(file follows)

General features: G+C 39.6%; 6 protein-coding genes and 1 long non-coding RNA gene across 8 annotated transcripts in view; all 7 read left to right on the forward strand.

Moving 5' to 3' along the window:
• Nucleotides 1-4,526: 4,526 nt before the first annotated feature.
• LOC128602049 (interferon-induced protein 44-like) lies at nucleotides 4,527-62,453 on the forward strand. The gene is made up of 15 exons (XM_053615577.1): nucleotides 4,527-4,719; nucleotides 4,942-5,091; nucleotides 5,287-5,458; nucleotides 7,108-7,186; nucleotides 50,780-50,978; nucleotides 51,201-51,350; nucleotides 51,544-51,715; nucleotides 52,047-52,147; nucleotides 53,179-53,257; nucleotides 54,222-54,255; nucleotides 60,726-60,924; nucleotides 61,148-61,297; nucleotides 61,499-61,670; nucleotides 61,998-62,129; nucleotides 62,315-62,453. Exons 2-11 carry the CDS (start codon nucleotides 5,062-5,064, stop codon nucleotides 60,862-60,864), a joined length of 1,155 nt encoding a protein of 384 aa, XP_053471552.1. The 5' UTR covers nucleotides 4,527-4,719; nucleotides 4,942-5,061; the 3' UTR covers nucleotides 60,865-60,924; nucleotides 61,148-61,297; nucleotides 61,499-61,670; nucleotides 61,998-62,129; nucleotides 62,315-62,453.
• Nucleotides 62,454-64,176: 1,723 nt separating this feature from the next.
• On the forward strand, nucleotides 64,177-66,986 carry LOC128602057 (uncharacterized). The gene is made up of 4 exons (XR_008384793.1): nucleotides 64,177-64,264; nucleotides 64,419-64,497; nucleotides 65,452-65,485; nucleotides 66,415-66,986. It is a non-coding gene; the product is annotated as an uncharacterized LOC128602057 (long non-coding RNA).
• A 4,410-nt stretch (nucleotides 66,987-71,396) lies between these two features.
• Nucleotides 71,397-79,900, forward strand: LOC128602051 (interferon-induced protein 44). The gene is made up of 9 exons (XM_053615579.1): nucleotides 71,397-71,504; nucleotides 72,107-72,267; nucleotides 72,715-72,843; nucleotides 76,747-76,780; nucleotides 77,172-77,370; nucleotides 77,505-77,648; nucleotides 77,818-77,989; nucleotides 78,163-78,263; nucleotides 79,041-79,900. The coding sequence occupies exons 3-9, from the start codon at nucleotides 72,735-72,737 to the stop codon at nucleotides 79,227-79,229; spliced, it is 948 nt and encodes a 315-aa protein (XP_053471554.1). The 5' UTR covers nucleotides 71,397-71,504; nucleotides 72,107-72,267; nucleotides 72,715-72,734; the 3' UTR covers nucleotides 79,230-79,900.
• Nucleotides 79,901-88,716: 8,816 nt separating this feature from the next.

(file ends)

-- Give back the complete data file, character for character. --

General features: G+C 39.6%; 6 protein-coding genes and 1 long non-coding RNA gene across 8 annotated transcripts in view; all 7 read left to right on the forward strand.

Moving 5' to 3' along the window:
• Nucleotides 1-4,526: 4,526 nt before the first annotated feature.
• LOC128602049 (interferon-induced protein 44-like) lies at nucleotides 4,527-62,453 on the forward strand. The gene is made up of 15 exons (XM_053615577.1): nucleotides 4,527-4,719; nucleotides 4,942-5,091; nucleotides 5,287-5,458; nucleotides 7,108-7,186; nucleotides 50,780-50,978; nucleotides 51,201-51,350; nucleotides 51,544-51,715; nucleotides 52,047-52,147; nucleotides 53,179-53,257; nucleotides 54,222-54,255; nucleotides 60,726-60,924; nucleotides 61,148-61,297; nucleotides 61,499-61,670; nucleotides 61,998-62,129; nucleotides 62,315-62,453. Exons 2-11 carry the CDS (start codon nucleotides 5,062-5,064, stop codon nucleotides 60,862-60,864), a joined length of 1,155 nt encoding a protein of 384 aa, XP_053471552.1. The 5' UTR covers nucleotides 4,527-4,719; nucleotides 4,942-5,061; the 3' UTR covers nucleotides 60,865-60,924; nucleotides 61,148-61,297; nucleotides 61,499-61,670; nucleotides 61,998-62,129; nucleotides 62,315-62,453.
• Nucleotides 62,454-64,176: 1,723 nt separating this feature from the next.
• On the forward strand, nucleotides 64,177-66,986 carry LOC128602057 (uncharacterized). The gene is made up of 4 exons (XR_008384793.1): nucleotides 64,177-64,264; nucleotides 64,419-64,497; nucleotides 65,452-65,485; nucleotides 66,415-66,986. It is a non-coding gene; the product is annotated as an uncharacterized LOC128602057 (long non-coding RNA).
• A 4,410-nt stretch (nucleotides 66,987-71,396) lies between these two features.
• Nucleotides 71,397-79,900, forward strand: LOC128602051 (interferon-induced protein 44). The gene is made up of 9 exons (XM_053615579.1): nucleotides 71,397-71,504; nucleotides 72,107-72,267; nucleotides 72,715-72,843; nucleotides 76,747-76,780; nucleotides 77,172-77,370; nucleotides 77,505-77,648; nucleotides 77,818-77,989; nucleotides 78,163-78,263; nucleotides 79,041-79,900. The coding sequence occupies exons 3-9, from the start codon at nucleotides 72,735-72,737 to the stop codon at nucleotides 79,227-79,229; spliced, it is 948 nt and encodes a 315-aa protein (XP_053471554.1). The 5' UTR covers nucleotides 71,397-71,504; nucleotides 72,107-72,267; nucleotides 72,715-72,734; the 3' UTR covers nucleotides 79,230-79,900.
• Nucleotides 79,901-88,716: 8,816 nt separating this feature from the next.